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HomeKathy GyngellThe first of our statue nominations

The first of our statue nominations


THE satirist and artist Max Beerbohm said in 1899: ‘I should make very short work of any Victorian statues I saw standing about. There are many of them. There is no escape from them . . . If England, in her old age, is beginning to lose her memory and cannot, without some system of mnemonics, remember the names of her great sons, she had better make up her mind to forget them at once.’

It’s somewhat ironic that a blue plaque marks where he was born at 57 Palace Gardens Terrace, Kensington. Perhaps he should not have been quite so scathing. Could he have imagined such a determined effort to erase our national memory as now? Or the real need to protect this ‘system of mnemonics’.

It is surely right too, as G K Chesterton later stated, ‘that men who have played a high and often heroic part in our history should be commemorated, in story or in statuary, whatever be the fate of the cause for which they contended’ (Collected Works of G K Chesterton, Volume 32). 

Heroism comes in different forms. The battle for ideas can be a fearsome as the field of war and the battle fought for freedom is central to our heritage. As the need to protect, preserve and understand our history grows more urgent, we asked readers to nominate in up to 500 words any men and women who, as past or present champions of liberty, deserve to be celebrated in stone to ensure their remembrance. 

Considered submissions arrived for Edmund Burke, John Wesley, Sir Keith Joseph and Sir Adrian Carton de Wiart and, starting tomorrow, we will publish these essays over the rest of this week.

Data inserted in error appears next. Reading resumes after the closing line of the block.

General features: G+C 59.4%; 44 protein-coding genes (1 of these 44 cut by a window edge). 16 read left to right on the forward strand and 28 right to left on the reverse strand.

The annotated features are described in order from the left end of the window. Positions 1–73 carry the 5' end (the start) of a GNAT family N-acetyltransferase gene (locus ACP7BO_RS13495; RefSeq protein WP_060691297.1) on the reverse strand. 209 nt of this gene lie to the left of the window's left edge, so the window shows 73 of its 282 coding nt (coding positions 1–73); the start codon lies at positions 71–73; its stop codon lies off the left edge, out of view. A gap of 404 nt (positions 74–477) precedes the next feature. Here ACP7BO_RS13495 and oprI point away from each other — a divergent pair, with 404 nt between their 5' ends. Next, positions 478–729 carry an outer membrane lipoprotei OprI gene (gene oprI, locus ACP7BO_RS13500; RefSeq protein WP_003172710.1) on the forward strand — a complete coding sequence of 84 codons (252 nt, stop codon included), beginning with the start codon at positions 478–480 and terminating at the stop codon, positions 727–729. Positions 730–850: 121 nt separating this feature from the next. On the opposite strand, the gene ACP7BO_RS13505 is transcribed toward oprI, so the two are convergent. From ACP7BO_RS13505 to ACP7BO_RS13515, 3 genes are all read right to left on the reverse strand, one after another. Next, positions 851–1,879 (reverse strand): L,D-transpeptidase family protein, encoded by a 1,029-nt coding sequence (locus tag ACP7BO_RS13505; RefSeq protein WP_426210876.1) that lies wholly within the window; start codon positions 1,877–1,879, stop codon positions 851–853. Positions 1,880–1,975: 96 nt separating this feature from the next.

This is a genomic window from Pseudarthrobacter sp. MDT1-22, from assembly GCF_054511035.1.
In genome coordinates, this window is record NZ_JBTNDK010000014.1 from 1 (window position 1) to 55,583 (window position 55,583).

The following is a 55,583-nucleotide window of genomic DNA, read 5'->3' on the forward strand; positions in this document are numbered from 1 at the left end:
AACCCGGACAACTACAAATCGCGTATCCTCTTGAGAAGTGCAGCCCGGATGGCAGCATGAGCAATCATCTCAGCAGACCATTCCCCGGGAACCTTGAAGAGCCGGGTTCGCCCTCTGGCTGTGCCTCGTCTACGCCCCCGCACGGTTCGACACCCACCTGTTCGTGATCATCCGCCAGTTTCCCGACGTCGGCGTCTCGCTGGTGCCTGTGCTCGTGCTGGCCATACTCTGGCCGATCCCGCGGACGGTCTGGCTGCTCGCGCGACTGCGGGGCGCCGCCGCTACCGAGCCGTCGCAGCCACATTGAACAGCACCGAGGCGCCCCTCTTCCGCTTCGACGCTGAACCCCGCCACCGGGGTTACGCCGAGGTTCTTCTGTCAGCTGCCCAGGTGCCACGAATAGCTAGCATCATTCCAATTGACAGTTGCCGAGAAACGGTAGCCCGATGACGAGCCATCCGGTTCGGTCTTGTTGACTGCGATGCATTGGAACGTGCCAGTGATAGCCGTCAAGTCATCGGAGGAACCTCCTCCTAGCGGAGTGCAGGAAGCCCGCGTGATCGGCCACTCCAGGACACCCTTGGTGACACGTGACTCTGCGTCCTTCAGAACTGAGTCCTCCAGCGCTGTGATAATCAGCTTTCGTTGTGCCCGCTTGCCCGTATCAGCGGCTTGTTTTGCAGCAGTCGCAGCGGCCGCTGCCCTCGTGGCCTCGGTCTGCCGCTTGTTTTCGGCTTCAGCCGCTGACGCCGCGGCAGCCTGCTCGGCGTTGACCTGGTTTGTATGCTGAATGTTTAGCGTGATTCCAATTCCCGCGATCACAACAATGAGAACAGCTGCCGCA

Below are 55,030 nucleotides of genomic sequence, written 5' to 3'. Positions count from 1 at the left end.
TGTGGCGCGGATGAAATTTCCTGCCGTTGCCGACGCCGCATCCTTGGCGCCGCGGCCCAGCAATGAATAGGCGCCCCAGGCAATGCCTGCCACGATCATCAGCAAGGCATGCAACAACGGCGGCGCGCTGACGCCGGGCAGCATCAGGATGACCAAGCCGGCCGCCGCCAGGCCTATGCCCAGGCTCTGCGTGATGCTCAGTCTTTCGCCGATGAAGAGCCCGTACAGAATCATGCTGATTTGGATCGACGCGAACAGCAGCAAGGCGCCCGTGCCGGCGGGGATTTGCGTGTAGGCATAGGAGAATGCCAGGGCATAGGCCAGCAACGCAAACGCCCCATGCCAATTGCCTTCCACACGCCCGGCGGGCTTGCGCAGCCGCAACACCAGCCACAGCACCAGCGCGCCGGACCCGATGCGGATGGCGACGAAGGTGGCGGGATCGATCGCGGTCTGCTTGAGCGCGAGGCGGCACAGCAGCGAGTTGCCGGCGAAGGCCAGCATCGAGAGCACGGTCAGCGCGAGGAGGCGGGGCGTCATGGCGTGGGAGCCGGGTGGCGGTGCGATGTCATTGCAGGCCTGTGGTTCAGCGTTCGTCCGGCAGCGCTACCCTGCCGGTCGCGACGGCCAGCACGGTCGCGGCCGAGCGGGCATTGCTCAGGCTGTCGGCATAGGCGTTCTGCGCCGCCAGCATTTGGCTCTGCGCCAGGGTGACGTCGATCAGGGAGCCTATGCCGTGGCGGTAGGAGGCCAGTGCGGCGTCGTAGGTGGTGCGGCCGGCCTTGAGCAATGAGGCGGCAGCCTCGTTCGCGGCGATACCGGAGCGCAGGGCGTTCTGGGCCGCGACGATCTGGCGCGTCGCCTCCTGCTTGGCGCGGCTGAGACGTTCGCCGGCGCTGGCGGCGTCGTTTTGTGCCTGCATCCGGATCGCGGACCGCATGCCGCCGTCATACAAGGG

Several shorter nominations deserve mention (for the ironic ones you must go back to the comments on the original article) and are listed here with their accompanying comments: 

Douglas Murray: ‘The 500 word note on why will simply be. He’s Douglas Murray repeated 166 times with the last 2 words being, Enough Said.’

Sir Henry Royce: ‘He has a modest statue in the market place in Derby but he should be on the fourth plinth in Trafalgar Square and/or on the cliffs at Dover. The Merlin engine. Apparently there will always be one craftsman at Derby who can build one and he/she will always have an apprentice.’

Dame Vera Lynn: ‘May I suggest replacing the statue of Gandhi with one of that great and revered English lady, Dame Vera Lynn? She was courageous, travelling thousands of miles during WW2 to entertain the troops in Burma thus boosting their morale which was at a low ebb, and she was loved for that as well as her wonderful voice and memorable songs.’

Joseph Denman: ‘How about a huge statue of abolitionist and tirelessly determined anti-slave trade fighter Admiral Joseph Denman aboard HMS Wanderer in the middle of College Green, Bristol?’

Lt Col A D Wintle: ‘To anyone wearied by the lockdown and recent events, I recommend a read of his Wikipedia entry followed by a listen to his appearance on Desert Island Discs, available on the BBC website. A TV drama was made about him a few years ago and it began with the Desert Island Discs appearance, but when I tried to watch it Jim Broadbent’s caricature of him as a thick-headed Blimp was so unlike the real man I had just listened to, I had to switch it off.’

Robert Laurence Nairac GC: ‘For when Heroes surpass Heroism. RIP Captain Nairac.’

St Augustine of Canterbury: ‘Apostle to the Anglo-Saxons. He came when England was a remote, pagan, forbidding place that had slipped off the map of civilisation. Many of his monks were worried they’d all be killed as soon as they reached us. But he did a very good job. This land may yet need his like again!’

Bradley J Plunkett: ‘Without doubt, Bradley J Plunkett. The inventor of the wah-wah pedal.’

Sir Roger Scruton: ‘A great intellect and a wonderful man.’

Anne Boleyn: ‘She made us Protestant instead of some ghastly papist backwater. Also she seemed like an intelligent (if somewhat calculating) woman. Far too much for Henry who seemed to like pretty simpletons. Her impact on the UK is vast and imagine the dilemma it would give the modern Left. One the one hand, white and from the upper classes of the time, even before becoming queen, so bad. On the other hand, a genuine victim of male oppression and someone falsely accused and convicted, so a genuine victim of the patriarchy. They’d tie themselves in knots.’

Sapper William Hackett VC: ‘For his own deliberate and slow self-sacrifice there are no words. I have no words.’

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Kathy Gyngell
Kathy Gyngell
Kathy is Editor of The Conservative Woman. She is @kathygyngelltcw on GETTR and is back on Twitter.

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